How to play JJ?

by ~ January 23rd, 2010. Filed under: General poker strategy, Instructional posts.

There are three ways to play a pair of Jacks, and they’re all wrong.” Ever hear that one before?

Here are some things to keep in mind:


  1. As with all hands the full plan of how to play it is, “it depends”
  2. Our 2 hole cards are 2 of the five cards when the flop comes out, or 40%. They also represent 2 of the total 7, or 28.7% of the total cards that will make up our hand when all the cards are dealt.
  3. JJ is not AA/KK/QQ or even AK.
    1. Still, it’s in the top five or six hands that you can be dealt in hold’em poker, or the top 3.0% (top 1.8% according to PokerStove, which rates JJ and TT ahead of AKs/AKo)
    2. JJ crushes TT/99/88/77/66/55/44/33/22 preflop.
    3. JJ is also a 85-15 favorite if your opponent holds any two unpaired cards lower than JJ like T9s/56o/82o, which is another 43.4% of all possible hands.


If it’s such a good hand, why do people have so much trouble when they are dealt pocket Jacks?

First, point 1. above. Compare with AA, where the general plan is get it in preflop while you’re ahead, but, there are exceptions, like you’re shorthanded in a tournament in which case you might try to trap. Or 72o, where it’s an autofold, but, if you’re a big stack in a tournament and a very short stack shoves into you and his stack won’t hurt you much then it may be a pot odds call with any two cards. JJ is not at either extreme and is therefore more difficult to play.

Then point 3. If you’re playing a super turbo, or you’re playing cash games short stacked, or you’re in a tournament and have a short stack, then open shoving JJ preflop is a no-brainer. Once you’re all-in preflop you don’t have anything left to worry about. The difficulty comes in any other situation where you have more chips in your stack. You are putting the rest of your chips at risk when you raise, call, or re-raise preflop, which is when point 2. comes into play.


Of course one of the big issues is that an overcard may come on the flop. If you’re all in preflop there’s not much worry about, but if you’re not, you’ve got decisions to make and unfortunately they may not be easy ones. There are four Aces, Kings, and Queens making a 12 out of (52 – 2) 50 chance that the first card will be an overcard, if not, a 12 out of (52 – 2 – 1) 49 chance the second card may be an overcard, and if not, then 12 out of (52 – 2 – 1 – 1) 48 chance that the third card will be an overcard. This totals to a 56.8% chance that either an Ace, King, or Queen will come on the flop. Less if you opponent holds one, but you don’t know that, and you don’t know which one.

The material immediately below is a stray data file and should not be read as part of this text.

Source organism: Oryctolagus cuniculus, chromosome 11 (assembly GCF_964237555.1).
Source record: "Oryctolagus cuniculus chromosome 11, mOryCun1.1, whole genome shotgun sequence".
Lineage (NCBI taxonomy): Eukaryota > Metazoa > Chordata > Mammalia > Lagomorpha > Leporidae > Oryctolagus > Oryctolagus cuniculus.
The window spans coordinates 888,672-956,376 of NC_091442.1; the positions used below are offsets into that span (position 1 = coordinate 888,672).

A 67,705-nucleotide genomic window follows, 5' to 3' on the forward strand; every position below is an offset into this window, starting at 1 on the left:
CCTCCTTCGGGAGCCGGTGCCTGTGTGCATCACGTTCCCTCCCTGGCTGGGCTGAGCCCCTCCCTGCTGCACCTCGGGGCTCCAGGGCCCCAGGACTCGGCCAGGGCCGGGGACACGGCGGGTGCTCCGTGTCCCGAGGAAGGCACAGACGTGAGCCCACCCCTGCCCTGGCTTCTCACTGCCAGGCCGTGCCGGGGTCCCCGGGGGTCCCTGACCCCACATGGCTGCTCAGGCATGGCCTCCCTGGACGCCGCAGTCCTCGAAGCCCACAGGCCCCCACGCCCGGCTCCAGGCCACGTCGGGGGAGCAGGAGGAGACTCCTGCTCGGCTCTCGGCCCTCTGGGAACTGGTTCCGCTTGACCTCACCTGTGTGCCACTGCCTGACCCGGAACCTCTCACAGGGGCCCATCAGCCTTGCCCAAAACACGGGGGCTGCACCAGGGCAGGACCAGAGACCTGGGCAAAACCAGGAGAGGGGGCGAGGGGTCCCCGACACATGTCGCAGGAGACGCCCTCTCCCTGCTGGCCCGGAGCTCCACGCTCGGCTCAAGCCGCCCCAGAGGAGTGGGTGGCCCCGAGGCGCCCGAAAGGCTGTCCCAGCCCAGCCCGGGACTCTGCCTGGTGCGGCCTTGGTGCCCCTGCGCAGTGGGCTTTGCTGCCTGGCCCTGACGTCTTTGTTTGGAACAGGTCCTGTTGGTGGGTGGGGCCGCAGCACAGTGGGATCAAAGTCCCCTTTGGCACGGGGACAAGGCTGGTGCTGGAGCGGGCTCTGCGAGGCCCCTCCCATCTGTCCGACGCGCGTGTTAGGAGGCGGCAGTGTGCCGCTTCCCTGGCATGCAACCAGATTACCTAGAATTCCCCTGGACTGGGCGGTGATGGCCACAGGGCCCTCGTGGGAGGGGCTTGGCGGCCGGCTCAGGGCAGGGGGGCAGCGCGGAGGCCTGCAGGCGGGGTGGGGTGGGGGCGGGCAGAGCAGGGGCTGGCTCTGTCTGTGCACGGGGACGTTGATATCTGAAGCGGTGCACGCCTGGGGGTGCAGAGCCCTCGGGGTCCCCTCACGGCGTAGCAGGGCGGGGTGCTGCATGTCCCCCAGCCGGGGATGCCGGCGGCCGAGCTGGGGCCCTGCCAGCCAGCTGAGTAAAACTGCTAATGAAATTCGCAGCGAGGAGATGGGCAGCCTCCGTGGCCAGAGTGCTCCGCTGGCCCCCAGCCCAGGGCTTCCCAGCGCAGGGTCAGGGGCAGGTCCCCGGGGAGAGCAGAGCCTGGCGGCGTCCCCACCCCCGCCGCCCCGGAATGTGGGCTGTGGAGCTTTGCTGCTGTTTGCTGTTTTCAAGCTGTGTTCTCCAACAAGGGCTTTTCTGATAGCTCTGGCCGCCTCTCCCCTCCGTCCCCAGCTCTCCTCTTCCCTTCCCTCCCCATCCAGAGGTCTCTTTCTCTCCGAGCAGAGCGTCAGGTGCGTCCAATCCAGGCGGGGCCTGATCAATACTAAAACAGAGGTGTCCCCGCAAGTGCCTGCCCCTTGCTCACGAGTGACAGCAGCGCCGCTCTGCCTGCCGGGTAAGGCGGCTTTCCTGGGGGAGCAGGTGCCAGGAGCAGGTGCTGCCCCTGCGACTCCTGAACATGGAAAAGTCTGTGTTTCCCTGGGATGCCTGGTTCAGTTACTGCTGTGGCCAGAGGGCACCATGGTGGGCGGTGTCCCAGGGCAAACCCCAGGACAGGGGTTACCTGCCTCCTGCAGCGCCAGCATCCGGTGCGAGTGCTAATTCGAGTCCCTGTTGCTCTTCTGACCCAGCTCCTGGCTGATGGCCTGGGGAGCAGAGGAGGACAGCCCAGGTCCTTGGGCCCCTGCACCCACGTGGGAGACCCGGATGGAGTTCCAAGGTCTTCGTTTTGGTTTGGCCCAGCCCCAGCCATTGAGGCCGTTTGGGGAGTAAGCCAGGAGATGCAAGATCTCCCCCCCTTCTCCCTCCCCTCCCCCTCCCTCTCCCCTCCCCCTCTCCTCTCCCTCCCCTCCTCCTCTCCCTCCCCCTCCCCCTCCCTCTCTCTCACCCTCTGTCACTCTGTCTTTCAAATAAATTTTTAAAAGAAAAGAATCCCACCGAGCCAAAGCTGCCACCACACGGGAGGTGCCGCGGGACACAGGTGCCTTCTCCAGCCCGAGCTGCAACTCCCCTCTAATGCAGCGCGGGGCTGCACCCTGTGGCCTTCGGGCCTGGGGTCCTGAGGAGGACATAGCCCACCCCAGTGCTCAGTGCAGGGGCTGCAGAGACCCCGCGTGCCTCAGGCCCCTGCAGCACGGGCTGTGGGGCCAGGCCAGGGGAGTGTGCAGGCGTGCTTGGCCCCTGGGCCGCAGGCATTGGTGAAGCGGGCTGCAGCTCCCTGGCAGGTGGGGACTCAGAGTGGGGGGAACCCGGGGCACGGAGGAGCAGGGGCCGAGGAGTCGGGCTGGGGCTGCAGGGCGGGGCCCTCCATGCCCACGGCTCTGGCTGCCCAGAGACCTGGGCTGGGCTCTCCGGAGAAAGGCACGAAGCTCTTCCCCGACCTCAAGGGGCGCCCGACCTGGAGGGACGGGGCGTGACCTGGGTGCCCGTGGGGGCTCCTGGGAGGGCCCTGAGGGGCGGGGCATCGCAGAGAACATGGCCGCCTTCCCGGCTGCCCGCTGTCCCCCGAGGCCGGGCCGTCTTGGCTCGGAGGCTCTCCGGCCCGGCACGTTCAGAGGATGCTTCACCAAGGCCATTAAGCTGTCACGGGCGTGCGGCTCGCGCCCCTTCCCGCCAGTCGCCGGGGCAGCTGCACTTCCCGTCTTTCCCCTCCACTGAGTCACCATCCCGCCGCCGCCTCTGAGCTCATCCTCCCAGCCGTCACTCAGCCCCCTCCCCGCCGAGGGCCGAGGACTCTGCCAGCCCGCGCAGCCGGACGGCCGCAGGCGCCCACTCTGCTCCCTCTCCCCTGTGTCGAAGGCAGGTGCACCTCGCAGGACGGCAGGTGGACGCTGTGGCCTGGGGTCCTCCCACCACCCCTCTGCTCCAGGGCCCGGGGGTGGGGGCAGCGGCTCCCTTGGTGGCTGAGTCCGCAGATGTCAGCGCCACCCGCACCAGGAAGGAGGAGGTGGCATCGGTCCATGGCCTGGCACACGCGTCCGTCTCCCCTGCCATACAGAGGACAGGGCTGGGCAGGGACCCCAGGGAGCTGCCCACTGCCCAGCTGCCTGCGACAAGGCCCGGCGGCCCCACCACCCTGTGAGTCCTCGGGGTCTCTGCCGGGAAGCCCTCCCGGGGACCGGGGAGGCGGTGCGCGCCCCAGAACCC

If your opponent holds unpaired cards they will miss the flop 1/3 of the time. For example, if your opponent holds AQ/AJ/QJ, or 99/88/77 or 98s/87s or some other hand and the flop is K92 with no flush draw there’s no reason to be afraid of the King. On the other hand if your opponent holds a King, you’re in trouble, so either you are way ahead of lower pairs or unpaired lower cards, ahead but with a slight risk if they have other cards bigger than yours that may hit on the turn or river, or behind a King or a set with only two more Jacks as outs. This is one of the typical Way Ahead/Way Behind situations. Too many people don’t have a clue how to play wa/wb, and that’s a big source of the problem that they have playing JJ.

Everything else matters too. The number of players seeing the flop, your position, the aggression levels and looseness of your opponents, draws that the flop has, effective stack sizes, just to name a few. Again, too many people don’t know how to take all these elements into consideration properly which makes playing JJ on the flop difficult.

How would you play T9 if you raised preflop and the flop came K92? It’s not exactly the same because with JJ you don’t have a ten as a two pair out as you do with T9, plus you could be behind a bigger paired 9, but it’s a similar situation. Maybe go for a small pot, maybe allow your opponent to call a flop bet and bluff the river while planning to fold if bad cards come on the turn or river? But somehow JJ on a K92 flop feels like a much bigger hand than T9 on the same flop which helps to lead to problems playing it postflop.


Preflop JJ is a stronger hand than T9, and I’m more likely to 3 bet with it than I am with T9, but it depends on the situation. And maybe that’s the key thing about playing JJ; it depends, and depends on a lot of factors, and until you get used to being able to playing WA/WB and “it depends” situations, JJ will continue to be difficult to play.

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